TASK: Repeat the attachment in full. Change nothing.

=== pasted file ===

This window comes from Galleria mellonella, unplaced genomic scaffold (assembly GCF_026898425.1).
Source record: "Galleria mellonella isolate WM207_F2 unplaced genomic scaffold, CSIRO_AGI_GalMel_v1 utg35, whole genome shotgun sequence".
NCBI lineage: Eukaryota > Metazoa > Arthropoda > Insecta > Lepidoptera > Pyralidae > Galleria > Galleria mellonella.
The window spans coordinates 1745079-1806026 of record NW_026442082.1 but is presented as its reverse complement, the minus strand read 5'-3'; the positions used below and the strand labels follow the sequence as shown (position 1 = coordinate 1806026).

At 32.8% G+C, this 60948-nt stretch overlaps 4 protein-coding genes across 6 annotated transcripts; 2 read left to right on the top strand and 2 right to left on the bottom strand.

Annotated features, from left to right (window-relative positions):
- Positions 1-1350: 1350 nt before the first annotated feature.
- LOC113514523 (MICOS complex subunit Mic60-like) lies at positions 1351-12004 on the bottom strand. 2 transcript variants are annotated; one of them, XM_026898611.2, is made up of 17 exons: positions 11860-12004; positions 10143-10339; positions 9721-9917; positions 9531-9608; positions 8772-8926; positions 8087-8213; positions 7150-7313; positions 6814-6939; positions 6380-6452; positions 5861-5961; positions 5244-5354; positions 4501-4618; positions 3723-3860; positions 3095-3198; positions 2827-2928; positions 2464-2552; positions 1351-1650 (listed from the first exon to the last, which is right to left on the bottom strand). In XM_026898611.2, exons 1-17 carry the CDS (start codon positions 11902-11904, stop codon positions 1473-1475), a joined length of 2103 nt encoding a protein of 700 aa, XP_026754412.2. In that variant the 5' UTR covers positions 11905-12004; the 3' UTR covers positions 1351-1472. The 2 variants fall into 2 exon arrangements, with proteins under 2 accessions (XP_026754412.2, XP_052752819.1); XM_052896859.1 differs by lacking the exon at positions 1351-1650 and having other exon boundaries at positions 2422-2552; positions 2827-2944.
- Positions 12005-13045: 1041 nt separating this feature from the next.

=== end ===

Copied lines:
This window comes from Galleria mellonella, unplaced genomic scaffold (assembly GCF_026898425.1).
Source record: "Galleria mellonella isolate WM207_F2 unplaced genomic scaffold, CSIRO_AGI_GalMel_v1 utg35, whole genome shotgun sequence".
NCBI lineage: Eukaryota > Metazoa > Arthropoda > Insecta > Lepidoptera > Pyralidae > Galleria > Galleria mellonella.
The window spans coordinates 1745079-1806026 of record NW_026442082.1 but is presented as its reverse complement, the minus strand read 5'-3'; the positions used below and the strand labels follow the sequence as shown (position 1 = coordinate 1806026).

At 32.8% G+C, this 60948-nt stretch overlaps 4 protein-coding genes across 6 annotated transcripts; 2 read left to right on the top strand and 2 right to left on the bottom strand.

Annotated features, from left to right (window-relative positions):
- Positions 1-1350: 1350 nt before the first annotated feature.
- LOC113514523 (MICOS complex subunit Mic60-like) lies at positions 1351-12004 on the bottom strand. 2 transcript variants are annotated; one of them, XM_026898611.2, is made up of 17 exons: positions 11860-12004; positions 10143-10339; positions 9721-9917; positions 9531-9608; positions 8772-8926; positions 8087-8213; positions 7150-7313; positions 6814-6939; positions 6380-6452; positions 5861-5961; positions 5244-5354; positions 4501-4618; positions 3723-3860; positions 3095-3198; positions 2827-2928; positions 2464-2552; positions 1351-1650 (listed from the first exon to the last, which is right to left on the bottom strand). In XM_026898611.2, exons 1-17 carry the CDS (start codon positions 11902-11904, stop codon positions 1473-1475), a joined length of 2103 nt encoding a protein of 700 aa, XP_026754412.2. In that variant the 5' UTR covers positions 11905-12004; the 3' UTR covers positions 1351-1472. The 2 variants fall into 2 exon arrangements, with proteins under 2 accessions (XP_026754412.2, XP_052752819.1); XM_052896859.1 differs by lacking the exon at positions 1351-1650 and having other exon boundaries at positions 2422-2552; positions 2827-2944.
- Positions 12005-13045: 1041 nt separating this feature from the next.